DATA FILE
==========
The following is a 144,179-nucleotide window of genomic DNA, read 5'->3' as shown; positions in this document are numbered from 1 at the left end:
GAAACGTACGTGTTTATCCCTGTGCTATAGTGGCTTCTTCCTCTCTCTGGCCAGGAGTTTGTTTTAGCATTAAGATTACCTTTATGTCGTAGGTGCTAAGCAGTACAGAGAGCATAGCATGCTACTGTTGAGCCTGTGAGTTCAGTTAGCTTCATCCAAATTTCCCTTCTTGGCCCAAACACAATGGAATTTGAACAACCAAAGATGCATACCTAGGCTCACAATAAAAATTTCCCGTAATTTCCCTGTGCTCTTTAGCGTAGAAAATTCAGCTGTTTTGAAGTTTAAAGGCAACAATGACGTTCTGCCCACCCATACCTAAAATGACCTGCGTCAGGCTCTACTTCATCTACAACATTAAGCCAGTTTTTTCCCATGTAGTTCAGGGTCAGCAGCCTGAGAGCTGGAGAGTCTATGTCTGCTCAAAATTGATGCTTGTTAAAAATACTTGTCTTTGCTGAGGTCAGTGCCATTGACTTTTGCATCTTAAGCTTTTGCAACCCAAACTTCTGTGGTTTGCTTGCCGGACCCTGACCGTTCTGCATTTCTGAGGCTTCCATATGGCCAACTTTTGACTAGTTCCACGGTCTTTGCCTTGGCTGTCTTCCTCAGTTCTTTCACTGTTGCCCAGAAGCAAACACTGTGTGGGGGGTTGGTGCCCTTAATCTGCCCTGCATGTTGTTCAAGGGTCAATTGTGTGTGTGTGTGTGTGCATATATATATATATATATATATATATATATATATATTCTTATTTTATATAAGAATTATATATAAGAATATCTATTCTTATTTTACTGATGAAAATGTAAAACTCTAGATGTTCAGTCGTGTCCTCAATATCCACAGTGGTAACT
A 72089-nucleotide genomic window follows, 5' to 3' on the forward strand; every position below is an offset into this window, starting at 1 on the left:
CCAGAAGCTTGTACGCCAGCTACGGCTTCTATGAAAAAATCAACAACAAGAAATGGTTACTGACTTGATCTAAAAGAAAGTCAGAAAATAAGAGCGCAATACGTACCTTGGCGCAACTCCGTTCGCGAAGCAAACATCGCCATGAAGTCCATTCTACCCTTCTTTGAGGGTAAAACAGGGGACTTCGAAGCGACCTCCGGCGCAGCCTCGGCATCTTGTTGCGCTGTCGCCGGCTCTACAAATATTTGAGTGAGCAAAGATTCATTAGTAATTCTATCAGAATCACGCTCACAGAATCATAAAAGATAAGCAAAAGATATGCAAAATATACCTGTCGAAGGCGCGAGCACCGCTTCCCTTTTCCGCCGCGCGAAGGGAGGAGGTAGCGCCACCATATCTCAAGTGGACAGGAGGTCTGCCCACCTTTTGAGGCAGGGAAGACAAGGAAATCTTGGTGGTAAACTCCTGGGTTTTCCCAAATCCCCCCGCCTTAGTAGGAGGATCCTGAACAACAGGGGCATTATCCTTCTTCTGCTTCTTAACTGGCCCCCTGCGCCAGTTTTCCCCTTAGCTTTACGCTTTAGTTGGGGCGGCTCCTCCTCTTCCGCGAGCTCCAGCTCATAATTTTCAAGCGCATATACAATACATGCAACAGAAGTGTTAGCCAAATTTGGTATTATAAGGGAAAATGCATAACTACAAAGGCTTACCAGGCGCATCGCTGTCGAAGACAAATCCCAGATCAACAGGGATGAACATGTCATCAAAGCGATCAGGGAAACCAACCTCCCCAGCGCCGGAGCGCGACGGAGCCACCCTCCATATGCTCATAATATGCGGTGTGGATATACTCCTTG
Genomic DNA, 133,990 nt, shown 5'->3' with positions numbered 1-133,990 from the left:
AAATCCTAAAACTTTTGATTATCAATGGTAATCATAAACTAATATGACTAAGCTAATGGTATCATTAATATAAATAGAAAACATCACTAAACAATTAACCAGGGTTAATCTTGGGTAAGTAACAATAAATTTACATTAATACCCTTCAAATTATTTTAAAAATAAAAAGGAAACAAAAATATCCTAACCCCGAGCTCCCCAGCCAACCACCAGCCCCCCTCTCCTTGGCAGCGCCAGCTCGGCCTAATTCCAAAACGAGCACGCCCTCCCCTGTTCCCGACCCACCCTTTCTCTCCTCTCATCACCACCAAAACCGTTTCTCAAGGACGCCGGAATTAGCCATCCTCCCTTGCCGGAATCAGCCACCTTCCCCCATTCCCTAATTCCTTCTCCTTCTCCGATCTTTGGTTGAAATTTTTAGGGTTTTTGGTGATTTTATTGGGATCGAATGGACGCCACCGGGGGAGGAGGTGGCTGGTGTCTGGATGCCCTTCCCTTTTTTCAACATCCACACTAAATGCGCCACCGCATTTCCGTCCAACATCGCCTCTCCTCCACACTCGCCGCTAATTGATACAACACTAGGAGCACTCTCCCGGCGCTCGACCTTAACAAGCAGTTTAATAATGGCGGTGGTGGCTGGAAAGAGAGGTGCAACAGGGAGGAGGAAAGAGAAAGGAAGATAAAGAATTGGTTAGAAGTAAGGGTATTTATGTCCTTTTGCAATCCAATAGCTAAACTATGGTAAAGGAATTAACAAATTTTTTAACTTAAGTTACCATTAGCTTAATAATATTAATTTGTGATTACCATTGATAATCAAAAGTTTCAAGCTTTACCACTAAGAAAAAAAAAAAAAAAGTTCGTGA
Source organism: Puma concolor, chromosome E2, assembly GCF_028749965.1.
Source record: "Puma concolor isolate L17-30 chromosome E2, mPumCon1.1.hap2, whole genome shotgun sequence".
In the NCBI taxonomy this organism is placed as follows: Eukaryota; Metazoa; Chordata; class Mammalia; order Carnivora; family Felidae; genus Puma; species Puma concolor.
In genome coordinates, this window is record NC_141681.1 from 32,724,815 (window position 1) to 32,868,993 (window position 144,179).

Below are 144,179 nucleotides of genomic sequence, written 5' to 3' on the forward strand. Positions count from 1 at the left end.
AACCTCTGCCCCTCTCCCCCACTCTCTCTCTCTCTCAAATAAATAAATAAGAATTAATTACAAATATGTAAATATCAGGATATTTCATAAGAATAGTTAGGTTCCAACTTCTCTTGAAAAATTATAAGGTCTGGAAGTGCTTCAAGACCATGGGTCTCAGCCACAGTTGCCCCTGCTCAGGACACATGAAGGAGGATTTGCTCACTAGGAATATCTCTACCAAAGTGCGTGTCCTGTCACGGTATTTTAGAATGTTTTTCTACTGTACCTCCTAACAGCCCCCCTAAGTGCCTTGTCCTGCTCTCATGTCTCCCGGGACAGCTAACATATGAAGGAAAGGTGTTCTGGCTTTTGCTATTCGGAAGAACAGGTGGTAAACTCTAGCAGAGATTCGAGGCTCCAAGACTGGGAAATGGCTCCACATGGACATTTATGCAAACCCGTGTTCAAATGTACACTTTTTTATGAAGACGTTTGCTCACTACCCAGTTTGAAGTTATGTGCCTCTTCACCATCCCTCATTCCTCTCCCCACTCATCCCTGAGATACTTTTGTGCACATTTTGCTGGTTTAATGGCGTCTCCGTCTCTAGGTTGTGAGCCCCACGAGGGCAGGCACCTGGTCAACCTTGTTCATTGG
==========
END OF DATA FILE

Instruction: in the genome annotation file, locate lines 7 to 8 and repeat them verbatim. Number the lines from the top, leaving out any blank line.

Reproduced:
Source organism: Puma concolor, chromosome E2, assembly GCF_028749965.1.
Source record: "Puma concolor isolate L17-30 chromosome E2, mPumCon1.1.hap2, whole genome shotgun sequence".